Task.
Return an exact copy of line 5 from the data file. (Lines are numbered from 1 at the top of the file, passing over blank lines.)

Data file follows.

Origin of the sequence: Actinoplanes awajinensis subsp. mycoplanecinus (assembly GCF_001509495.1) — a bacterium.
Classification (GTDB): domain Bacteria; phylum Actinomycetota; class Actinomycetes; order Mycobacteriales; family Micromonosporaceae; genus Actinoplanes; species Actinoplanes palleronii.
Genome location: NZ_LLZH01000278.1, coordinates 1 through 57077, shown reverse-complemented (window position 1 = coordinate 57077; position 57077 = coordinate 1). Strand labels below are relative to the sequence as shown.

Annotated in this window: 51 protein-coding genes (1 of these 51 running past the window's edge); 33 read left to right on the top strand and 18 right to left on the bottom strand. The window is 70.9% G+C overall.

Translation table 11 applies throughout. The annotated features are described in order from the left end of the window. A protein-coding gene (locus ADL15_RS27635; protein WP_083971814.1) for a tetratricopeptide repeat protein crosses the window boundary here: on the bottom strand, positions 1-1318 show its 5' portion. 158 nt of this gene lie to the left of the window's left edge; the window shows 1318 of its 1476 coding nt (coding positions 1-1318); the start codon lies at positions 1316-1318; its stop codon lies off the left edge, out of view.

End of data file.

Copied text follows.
Translation table 11 applies throughout. The annotated features are described in order from the left end of the window. A protein-coding gene (locus ADL15_RS27635; protein WP_083971814.1) for a tetratricopeptide repeat protein crosses the window boundary here: on the bottom strand, positions 1-1318 show its 5' portion. 158 nt of this gene lie to the left of the window's left edge; the window shows 1318 of its 1476 coding nt (coding positions 1-1318); the start codon lies at positions 1316-1318; its stop codon lies off the left edge, out of view.